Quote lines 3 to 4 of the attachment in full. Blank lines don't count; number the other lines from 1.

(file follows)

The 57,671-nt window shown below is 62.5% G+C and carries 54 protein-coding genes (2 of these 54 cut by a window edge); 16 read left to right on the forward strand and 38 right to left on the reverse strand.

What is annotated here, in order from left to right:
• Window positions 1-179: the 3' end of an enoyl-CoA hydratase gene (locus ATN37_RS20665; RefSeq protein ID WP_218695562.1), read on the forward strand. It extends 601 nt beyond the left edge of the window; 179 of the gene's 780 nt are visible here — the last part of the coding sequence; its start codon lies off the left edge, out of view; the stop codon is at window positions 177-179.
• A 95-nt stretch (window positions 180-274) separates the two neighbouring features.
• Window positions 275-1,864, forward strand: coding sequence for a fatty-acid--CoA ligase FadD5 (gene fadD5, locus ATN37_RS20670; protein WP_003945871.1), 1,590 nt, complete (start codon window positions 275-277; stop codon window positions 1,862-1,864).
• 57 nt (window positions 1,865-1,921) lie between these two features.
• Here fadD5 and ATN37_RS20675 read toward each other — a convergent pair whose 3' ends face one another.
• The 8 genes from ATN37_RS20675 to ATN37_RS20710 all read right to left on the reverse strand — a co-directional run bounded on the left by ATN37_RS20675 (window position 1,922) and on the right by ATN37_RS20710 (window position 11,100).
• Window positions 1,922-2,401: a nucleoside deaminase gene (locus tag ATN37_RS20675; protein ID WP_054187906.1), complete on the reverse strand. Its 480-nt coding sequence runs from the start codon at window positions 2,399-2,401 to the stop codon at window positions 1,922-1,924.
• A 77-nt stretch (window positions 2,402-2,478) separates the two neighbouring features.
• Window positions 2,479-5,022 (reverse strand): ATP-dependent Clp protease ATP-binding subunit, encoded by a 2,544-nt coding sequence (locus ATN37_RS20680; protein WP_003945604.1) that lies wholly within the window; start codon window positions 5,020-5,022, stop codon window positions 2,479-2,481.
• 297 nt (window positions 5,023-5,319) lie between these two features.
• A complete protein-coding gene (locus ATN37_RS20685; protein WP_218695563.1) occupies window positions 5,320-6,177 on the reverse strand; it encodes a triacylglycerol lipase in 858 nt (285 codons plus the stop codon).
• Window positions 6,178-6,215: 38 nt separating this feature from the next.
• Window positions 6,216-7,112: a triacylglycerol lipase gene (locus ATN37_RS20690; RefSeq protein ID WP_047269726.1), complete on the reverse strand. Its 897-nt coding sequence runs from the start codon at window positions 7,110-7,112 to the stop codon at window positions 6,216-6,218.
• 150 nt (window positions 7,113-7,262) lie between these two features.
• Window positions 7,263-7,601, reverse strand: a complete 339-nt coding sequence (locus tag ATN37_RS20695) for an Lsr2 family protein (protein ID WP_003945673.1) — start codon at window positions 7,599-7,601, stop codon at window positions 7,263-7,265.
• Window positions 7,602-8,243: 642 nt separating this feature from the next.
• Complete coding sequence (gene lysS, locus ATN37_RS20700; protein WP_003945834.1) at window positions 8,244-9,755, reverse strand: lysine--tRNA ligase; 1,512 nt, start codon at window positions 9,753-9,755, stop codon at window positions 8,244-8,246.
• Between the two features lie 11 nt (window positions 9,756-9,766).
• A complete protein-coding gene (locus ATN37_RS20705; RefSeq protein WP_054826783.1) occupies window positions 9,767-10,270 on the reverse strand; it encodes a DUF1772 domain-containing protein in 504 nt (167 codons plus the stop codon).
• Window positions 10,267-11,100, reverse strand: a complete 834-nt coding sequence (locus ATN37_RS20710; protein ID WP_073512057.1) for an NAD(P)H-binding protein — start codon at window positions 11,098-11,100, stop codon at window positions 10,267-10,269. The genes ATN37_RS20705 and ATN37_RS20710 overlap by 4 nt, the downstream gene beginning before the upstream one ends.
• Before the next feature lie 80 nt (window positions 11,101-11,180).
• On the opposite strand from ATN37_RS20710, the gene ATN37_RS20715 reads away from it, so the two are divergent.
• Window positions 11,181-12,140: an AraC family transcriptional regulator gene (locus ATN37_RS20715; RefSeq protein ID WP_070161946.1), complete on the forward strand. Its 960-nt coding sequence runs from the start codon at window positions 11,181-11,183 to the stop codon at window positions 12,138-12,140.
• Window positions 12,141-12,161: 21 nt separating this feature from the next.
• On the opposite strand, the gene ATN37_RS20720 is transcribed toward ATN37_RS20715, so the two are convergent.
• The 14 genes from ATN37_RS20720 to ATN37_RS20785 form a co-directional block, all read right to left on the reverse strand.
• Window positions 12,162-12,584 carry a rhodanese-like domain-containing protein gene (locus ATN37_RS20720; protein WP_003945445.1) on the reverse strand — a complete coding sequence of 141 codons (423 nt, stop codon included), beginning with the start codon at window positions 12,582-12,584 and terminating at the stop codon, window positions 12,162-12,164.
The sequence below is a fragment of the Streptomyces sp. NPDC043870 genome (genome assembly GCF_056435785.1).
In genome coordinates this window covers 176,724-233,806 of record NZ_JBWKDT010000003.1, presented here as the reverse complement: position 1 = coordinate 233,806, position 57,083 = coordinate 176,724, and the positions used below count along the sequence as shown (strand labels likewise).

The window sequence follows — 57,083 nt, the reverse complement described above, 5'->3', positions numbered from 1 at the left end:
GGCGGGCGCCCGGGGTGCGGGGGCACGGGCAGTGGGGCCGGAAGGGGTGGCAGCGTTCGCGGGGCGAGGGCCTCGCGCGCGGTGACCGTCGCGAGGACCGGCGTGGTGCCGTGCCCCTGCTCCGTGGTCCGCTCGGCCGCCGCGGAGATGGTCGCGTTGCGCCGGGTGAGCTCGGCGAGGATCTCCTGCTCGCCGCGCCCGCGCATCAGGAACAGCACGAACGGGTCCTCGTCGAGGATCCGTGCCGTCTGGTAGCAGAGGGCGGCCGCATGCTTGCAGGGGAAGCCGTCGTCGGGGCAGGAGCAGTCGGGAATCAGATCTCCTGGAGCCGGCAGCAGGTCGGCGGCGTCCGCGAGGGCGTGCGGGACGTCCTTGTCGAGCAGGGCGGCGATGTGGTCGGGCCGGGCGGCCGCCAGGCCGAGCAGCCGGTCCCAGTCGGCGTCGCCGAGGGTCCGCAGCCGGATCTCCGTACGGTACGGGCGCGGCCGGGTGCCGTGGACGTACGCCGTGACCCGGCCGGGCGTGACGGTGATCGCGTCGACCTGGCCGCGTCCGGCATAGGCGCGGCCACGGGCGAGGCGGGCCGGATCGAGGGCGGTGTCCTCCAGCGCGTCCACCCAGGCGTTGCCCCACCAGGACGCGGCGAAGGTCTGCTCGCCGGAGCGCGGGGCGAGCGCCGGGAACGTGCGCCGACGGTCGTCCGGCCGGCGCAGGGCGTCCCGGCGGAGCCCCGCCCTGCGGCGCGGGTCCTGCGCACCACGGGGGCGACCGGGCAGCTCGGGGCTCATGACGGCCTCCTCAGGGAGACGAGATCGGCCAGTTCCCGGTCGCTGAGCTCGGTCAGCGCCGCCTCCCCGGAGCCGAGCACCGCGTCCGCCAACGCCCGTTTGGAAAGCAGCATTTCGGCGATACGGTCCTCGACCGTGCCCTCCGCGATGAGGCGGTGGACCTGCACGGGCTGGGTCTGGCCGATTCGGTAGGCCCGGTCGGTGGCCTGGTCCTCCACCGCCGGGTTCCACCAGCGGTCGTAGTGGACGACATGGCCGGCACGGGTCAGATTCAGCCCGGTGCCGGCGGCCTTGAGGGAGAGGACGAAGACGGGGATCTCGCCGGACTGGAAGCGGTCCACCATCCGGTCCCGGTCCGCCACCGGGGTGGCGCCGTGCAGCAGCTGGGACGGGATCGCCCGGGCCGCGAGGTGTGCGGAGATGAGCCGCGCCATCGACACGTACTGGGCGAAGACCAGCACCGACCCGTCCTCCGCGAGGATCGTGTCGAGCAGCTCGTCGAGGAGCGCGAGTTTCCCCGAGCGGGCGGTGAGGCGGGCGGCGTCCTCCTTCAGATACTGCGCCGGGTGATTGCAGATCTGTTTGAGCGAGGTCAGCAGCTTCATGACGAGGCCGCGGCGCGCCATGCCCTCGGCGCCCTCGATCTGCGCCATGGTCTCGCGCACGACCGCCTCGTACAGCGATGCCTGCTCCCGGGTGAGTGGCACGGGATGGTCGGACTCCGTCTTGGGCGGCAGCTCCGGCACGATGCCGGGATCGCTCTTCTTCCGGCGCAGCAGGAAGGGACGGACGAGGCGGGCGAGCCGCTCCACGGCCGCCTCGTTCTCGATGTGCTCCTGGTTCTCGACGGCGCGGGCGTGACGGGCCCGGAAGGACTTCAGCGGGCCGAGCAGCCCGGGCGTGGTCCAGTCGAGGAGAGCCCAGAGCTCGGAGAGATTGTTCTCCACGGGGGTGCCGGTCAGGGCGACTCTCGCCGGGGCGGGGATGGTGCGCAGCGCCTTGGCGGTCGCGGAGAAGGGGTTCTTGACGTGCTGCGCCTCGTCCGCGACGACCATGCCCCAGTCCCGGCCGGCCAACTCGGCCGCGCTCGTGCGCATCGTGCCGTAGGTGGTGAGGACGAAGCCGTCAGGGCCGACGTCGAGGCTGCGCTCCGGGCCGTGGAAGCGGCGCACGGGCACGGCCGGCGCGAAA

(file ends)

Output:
• Window positions 1-179: the 3' end of an enoyl-CoA hydratase gene (locus ATN37_RS20665; RefSeq protein ID WP_218695562.1), read on the forward strand. It extends 601 nt beyond the left edge of the window; 179 of the gene's 780 nt are visible here — the last part of the coding sequence; its start codon lies off the left edge, out of view; the stop codon is at window positions 177-179.
• A 95-nt stretch (window positions 180-274) separates the two neighbouring features.